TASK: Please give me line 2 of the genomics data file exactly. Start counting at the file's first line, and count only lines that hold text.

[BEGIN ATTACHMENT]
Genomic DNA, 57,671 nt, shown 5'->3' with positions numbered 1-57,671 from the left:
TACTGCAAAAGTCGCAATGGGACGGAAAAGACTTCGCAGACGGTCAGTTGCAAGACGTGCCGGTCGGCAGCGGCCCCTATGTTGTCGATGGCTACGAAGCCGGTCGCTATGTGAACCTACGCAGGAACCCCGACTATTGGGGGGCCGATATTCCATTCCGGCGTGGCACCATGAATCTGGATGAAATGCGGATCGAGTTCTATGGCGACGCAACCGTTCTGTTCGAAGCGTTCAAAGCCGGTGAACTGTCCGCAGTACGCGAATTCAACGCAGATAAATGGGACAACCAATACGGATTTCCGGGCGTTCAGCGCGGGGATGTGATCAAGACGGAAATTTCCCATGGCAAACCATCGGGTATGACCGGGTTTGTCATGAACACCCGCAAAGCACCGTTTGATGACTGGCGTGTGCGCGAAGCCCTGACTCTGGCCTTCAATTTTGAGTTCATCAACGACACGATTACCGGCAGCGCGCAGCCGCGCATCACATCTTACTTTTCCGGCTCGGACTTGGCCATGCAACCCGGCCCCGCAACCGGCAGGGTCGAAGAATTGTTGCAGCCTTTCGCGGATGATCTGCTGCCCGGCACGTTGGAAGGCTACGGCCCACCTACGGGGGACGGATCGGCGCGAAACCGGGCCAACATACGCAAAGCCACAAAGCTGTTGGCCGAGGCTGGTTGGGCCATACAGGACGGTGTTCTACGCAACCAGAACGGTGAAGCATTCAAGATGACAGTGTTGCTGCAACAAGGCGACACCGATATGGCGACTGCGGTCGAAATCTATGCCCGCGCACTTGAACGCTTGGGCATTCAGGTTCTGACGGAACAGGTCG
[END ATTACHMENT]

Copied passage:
TACTGCAAAAGTCGCAATGGGACGGAAAAGACTTCGCAGACGGTCAGTTGCAAGACGTGCCGGTCGGCAGCGGCCCCTATGTTGTCGATGGCTACGAAGCCGGTCGCTATGTGAACCTACGCAGGAACCCCGACTATTGGGGGGCCGATATTCCATTCCGGCGTGGCACCATGAATCTGGATGAAATGCGGATCGAGTTCTATGGCGACGCAACCGTTCTGTTCGAAGCGTTCAAAGCCGGTGAACTGTCCGCAGTACGCGAATTCAACGCAGATAAATGGGACAACCAATACGGATTTCCGGGCGTTCAGCGCGGGGATGTGATCAAGACGGAAATTTCCCATGGCAAACCATCGGGTATGACCGGGTTTGTCATGAACACCCGCAAAGCACCGTTTGATGACTGGCGTGTGCGCGAAGCCCTGACTCTGGCCTTCAATTTTGAGTTCATCAACGACACGATTACCGGCAGCGCGCAGCCGCGCATCACATCTTACTTTTCCGGCTCGGACTTGGCCATGCAACCCGGCCCCGCAACCGGCAGGGTCGAAGAATTGTTGCAGCCTTTCGCGGATGATCTGCTGCCCGGCACGTTGGAAGGCTACGGCCCACCTACGGGGGACGGATCGGCGCGAAACCGGGCCAACATACGCAAAGCCACAAAGCTGTTGGCCGAGGCTGGTTGGGCCATACAGGACGGTGTTCTACGCAACCAGAACGGTGAAGCATTCAAGATGACAGTGTTGCTGCAACAAGGCGACACCGATATGGCGACTGCGGTCGAAATCTATGCCCGCGCACTTGAACGCTTGGGCATTCAGGTTCTGACGGAACAGGTCG